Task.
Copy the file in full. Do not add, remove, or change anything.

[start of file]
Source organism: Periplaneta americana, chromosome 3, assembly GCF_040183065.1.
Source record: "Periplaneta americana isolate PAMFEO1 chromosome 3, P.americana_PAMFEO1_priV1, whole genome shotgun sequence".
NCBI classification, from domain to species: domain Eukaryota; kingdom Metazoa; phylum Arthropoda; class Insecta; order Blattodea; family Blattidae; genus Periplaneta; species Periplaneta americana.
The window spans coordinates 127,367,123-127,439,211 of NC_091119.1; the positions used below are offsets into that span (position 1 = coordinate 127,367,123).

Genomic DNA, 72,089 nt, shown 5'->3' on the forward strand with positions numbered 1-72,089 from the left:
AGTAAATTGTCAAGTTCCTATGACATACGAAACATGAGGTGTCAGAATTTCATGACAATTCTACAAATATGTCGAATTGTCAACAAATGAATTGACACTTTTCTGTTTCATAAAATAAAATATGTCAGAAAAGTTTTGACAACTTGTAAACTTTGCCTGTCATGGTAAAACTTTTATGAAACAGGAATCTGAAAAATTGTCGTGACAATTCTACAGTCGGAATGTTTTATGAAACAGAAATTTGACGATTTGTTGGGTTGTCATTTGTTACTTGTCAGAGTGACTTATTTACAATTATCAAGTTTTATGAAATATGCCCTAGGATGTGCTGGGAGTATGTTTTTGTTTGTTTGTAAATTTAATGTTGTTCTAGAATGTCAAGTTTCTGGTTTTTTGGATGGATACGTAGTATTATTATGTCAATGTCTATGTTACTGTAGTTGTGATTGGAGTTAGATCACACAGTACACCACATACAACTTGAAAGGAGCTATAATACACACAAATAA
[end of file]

Source organism: Periplaneta americana, chromosome 3, assembly GCF_040183065.1.
Source record: "Periplaneta americana isolate PAMFEO1 chromosome 3, P.americana_PAMFEO1_priV1, whole genome shotgun sequence".
NCBI classification, from domain to species: domain Eukaryota; kingdom Metazoa; phylum Arthropoda; class Insecta; order Blattodea; family Blattidae; genus Periplaneta; species Periplaneta americana.
The window spans coordinates 127,367,123-127,439,211 of NC_091119.1; the positions used below are offsets into that span (position 1 = coordinate 127,367,123).

Genomic DNA, 72,089 nt, shown 5'->3' on the forward strand with positions numbered 1-72,089 from the left:
AGTAAATTGTCAAGTTCCTATGACATACGAAACATGAGGTGTCAGAATTTCATGACAATTCTACAAATATGTCGAATTGTCAACAAATGAATTGACACTTTTCTGTTTCATAAAATAAAATATGTCAGAAAAGTTTTGACAACTTGTAAACTTTGCCTGTCATGGTAAAACTTTTATGAAACAGGAATCTGAAAAATTGTCGTGACAATTCTACAGTCGGAATGTTTTATGAAACAGAAATTTGACGATTTGTTGGGTTGTCATTTGTTACTTGTCAGAGTGACTTATTTACAATTATCAAGTTTTATGAAATATGCCCTAGGATGTGCTGGGAGTATGTTTTTGTTTGTTTGTAAATTTAATGTTGTTCTAGAATGTCAAGTTTCTGGTTTTTTGGATGGATACGTAGTATTATTATGTCAATGTCTATGTTACTGTAGTTGTGATTGGAGTTAGATCACACAGTACACCACATACAACTTGAAAGGAGCTATAATACACACAAATAA